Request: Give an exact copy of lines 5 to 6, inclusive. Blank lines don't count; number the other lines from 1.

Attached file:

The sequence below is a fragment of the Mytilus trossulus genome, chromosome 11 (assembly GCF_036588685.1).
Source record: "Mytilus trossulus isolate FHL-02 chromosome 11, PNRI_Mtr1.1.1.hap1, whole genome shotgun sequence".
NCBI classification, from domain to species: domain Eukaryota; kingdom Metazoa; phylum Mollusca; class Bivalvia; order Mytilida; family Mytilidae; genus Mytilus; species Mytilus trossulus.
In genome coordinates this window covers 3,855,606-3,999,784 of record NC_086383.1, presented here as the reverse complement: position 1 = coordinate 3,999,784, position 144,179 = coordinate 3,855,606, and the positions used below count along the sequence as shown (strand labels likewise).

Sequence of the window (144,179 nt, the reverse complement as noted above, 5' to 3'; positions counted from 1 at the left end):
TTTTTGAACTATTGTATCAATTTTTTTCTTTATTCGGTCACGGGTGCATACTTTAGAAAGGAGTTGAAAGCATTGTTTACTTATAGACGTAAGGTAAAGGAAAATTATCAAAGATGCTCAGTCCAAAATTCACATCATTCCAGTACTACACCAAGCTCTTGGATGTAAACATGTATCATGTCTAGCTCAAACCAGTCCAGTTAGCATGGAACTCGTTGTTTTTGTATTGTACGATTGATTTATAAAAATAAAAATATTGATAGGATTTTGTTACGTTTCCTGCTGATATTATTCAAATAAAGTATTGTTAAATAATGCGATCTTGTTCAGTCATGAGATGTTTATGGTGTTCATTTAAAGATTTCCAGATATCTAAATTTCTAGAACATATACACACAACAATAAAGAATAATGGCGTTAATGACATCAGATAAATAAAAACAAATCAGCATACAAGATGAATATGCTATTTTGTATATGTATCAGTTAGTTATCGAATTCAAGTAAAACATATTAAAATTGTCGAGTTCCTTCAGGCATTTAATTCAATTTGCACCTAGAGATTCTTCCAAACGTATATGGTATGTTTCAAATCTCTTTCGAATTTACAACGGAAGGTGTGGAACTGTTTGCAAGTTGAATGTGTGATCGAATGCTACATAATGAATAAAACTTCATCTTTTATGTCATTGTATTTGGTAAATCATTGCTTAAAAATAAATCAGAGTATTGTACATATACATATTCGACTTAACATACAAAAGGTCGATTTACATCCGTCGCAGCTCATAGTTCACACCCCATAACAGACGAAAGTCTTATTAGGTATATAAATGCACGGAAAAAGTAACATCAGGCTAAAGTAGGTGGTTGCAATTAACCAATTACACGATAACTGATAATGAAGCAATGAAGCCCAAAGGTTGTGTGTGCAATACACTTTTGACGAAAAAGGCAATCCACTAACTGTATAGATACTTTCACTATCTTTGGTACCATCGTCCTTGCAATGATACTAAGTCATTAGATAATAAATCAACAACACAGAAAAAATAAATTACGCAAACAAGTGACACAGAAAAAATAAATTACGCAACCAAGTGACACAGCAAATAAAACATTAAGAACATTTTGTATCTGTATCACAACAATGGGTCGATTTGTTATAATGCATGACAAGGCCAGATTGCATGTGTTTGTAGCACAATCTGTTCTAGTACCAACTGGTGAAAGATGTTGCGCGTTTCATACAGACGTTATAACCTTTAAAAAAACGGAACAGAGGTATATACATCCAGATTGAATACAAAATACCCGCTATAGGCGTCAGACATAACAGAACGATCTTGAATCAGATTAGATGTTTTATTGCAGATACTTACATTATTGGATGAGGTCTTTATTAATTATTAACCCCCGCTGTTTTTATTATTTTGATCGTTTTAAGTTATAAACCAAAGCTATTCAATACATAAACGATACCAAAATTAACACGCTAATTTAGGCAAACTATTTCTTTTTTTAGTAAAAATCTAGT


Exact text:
Sequence of the window (144,179 nt, the reverse complement as noted above, 5' to 3'; positions counted from 1 at the left end):
TTTTTGAACTATTGTATCAATTTTTTTCTTTATTCGGTCACGGGTGCATACTTTAGAAAGGAGTTGAAAGCATTGTTTACTTATAGACGTAAGGTAAAGGAAAATTATCAAAGATGCTCAGTCCAAAATTCACATCATTCCAGTACTACACCAAGCTCTTGGATGTAAACATGTATCATGTCTAGCTCAAACCAGTCCAGTTAGCATGGAACTCGTTGTTTTTGTATTGTACGATTGATTTATAAAAATAAAAATATTGATAGGATTTTGTTACGTTTCCTGCTGATATTATTCAAATAAAGTATTGTTAAATAATGCGATCTTGTTCAGTCATGAGATGTTTATGGTGTTCATTTAAAGATTTCCAGATATCTAAATTTCTAGAACATATACACACAACAATAAAGAATAATGGCGTTAATGACATCAGATAAATAAAAACAAATCAGCATACAAGATGAATATGCTATTTTGTATATGTATCAGTTAGTTATCGAATTCAAGTAAAACATATTAAAATTGTCGAGTTCCTTCAGGCATTTAATTCAATTTGCACCTAGAGATTCTTCCAAACGTATATGGTATGTTTCAAATCTCTTTCGAATTTACAACGGAAGGTGTGGAACTGTTTGCAAGTTGAATGTGTGATCGAATGCTACATAATGAATAAAACTTCATCTTTTATGTCATTGTATTTGGTAAATCATTGCTTAAAAATAAATCAGAGTATTGTACATATACATATTCGACTTAACATACAAAAGGTCGATTTACATCCGTCGCAGCTCATAGTTCACACCCCATAACAGACGAAAGTCTTATTAGGTATATAAATGCACGGAAAAAGTAACATCAGGCTAAAGTAGGTGGTTGCAATTAACCAATTACACGATAACTGATAATGAAGCAATGAAGCCCAAAGGTTGTGTGTGCAATACACTTTTGACGAAAAAGGCAATCCACTAACTGTATAGATACTTTCACTATCTTTGGTACCATCGTCCTTGCAATGATACTAAGTCATTAGATAATAAATCAACAACACAGAAAAAATAAATTACGCAAACAAGTGACACAGAAAAAATAAATTACGCAACCAAGTGACACAGCAAATAAAACATTAAGAACATTTTGTATCTGTATCACAACAATGGGTCGATTTGTTATAATGCATGACAAGGCCAGATTGCATGTGTTTGTAGCACAATCTGTTCTAGTACCAACTGGTGAAAGATGTTGCGCGTTTCATACAGACGTTATAACCTTTAAAAAAACGGAACAGAGGTATATACATCCAGATTGAATACAAAATACCCGCTATAGGCGTCAGACATAACAGAACGATCTTGAATCAGATTAGATGTTTTATTGCAGATACTTACATTATTGGATGAGGTCTTTATTAATTATTAACCCCCGCTGTTTTTATTATTTTGATCGTTTTAAGTTATAAACCAAAGCTATTCAATACATAAACGATACCAAAATTAACACGCTAATTTAGGCAAACTATTTCTTTTTTTAGTAAAAATCTAGT